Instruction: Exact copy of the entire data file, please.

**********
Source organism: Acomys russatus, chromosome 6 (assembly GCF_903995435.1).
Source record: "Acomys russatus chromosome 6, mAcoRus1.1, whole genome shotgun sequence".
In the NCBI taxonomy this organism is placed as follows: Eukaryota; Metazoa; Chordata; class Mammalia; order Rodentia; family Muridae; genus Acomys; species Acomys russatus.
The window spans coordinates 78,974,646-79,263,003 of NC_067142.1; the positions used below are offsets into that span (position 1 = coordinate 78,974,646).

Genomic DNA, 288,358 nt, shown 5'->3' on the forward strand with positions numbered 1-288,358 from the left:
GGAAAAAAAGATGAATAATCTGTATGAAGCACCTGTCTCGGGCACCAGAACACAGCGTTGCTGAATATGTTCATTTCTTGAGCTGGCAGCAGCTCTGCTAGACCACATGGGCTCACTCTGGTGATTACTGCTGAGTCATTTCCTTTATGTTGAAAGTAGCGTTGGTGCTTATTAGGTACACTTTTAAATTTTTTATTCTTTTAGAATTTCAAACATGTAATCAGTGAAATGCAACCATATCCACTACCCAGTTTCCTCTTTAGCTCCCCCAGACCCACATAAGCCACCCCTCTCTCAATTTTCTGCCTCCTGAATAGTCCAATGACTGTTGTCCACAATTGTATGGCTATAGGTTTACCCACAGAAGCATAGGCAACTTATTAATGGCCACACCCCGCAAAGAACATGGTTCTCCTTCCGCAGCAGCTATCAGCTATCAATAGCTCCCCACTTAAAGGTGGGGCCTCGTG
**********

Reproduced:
Source organism: Acomys russatus, chromosome 6 (assembly GCF_903995435.1).
Source record: "Acomys russatus chromosome 6, mAcoRus1.1, whole genome shotgun sequence".
In the NCBI taxonomy this organism is placed as follows: Eukaryota; Metazoa; Chordata; class Mammalia; order Rodentia; family Muridae; genus Acomys; species Acomys russatus.
The window spans coordinates 78,974,646-79,263,003 of NC_067142.1; the positions used below are offsets into that span (position 1 = coordinate 78,974,646).

Genomic DNA, 288,358 nt, shown 5'->3' on the forward strand with positions numbered 1-288,358 from the left:
GGAAAAAAAGATGAATAATCTGTATGAAGCACCTGTCTCGGGCACCAGAACACAGCGTTGCTGAATATGTTCATTTCTTGAGCTGGCAGCAGCTCTGCTAGACCACATGGGCTCACTCTGGTGATTACTGCTGAGTCATTTCCTTTATGTTGAAAGTAGCGTTGGTGCTTATTAGGTACACTTTTAAATTTTTTATTCTTTTAGAATTTCAAACATGTAATCAGTGAAATGCAACCATATCCACTACCCAGTTTCCTCTTTAGCTCCCCCAGACCCACATAAGCCACCCCTCTCTCAATTTTCTGCCTCCTGAATAGTCCAATGACTGTTGTCCACAATTGTATGGCTATAGGTTTACCCACAGAAGCATAGGCAACTTATTAATGGCCACACCCCGCAAAGAACATGGTTCTCCTTCCGCAGCAGCTATCAGCTATCAATAGCTCCCCACTTAAAGGTGGGGCCTCGTG